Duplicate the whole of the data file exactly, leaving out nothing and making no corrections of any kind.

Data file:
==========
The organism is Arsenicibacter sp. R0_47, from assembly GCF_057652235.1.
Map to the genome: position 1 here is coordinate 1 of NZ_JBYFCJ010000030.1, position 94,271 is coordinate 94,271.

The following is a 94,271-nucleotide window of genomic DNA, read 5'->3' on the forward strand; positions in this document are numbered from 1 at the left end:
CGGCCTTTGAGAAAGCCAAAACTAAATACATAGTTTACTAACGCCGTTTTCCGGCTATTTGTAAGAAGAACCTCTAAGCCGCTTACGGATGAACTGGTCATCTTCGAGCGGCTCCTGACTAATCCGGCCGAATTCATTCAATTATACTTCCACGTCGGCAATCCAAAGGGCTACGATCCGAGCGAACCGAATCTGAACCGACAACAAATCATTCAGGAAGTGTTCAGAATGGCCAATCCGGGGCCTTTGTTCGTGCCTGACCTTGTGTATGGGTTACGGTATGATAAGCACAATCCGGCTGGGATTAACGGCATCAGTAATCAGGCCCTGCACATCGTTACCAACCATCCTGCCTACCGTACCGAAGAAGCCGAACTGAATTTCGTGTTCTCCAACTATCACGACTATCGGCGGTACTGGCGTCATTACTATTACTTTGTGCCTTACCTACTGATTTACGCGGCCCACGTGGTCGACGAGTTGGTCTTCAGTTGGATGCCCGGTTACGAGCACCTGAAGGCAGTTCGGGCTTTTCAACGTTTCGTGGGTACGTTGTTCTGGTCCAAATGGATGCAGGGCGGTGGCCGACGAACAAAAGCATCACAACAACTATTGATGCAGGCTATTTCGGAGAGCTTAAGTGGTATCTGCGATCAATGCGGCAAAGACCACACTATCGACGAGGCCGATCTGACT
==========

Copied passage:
The organism is Arsenicibacter sp. R0_47, from assembly GCF_057652235.1.
Map to the genome: position 1 here is coordinate 1 of NZ_JBYFCJ010000030.1, position 94,271 is coordinate 94,271.

The following is a 94,271-nucleotide window of genomic DNA, read 5'->3' on the forward strand; positions in this document are numbered from 1 at the left end:
CGGCCTTTGAGAAAGCCAAAACTAAATACATAGTTTACTAACGCCGTTTTCCGGCTATTTGTAAGAAGAACCTCTAAGCCGCTTACGGATGAACTGGTCATCTTCGAGCGGCTCCTGACTAATCCGGCCGAATTCATTCAATTATACTTCCACGTCGGCAATCCAAAGGGCTACGATCCGAGCGAACCGAATCTGAACCGACAACAAATCATTCAGGAAGTGTTCAGAATGGCCAATCCGGGGCCTTTGTTCGTGCCTGACCTTGTGTATGGGTTACGGTATGATAAGCACAATCCGGCTGGGATTAACGGCATCAGTAATCAGGCCCTGCACATCGTTACCAACCATCCTGCCTACCGTACCGAAGAAGCCGAACTGAATTTCGTGTTCTCCAACTATCACGACTATCGGCGGTACTGGCGTCATTACTATTACTTTGTGCCTTACCTACTGATTTACGCGGCCCACGTGGTCGACGAGTTGGTCTTCAGTTGGATGCCCGGTTACGAGCACCTGAAGGCAGTTCGGGCTTTTCAACGTTTCGTGGGTACGTTGTTCTGGTCCAAATGGATGCAGGGCGGTGGCCGACGAACAAAAGCATCACAACAACTATTGATGCAGGCTATTTCGGAGAGCTTAAGTGGTATCTGCGATCAATGCGGCAAAGACCACACTATCGACGAGGCCGATCTGACT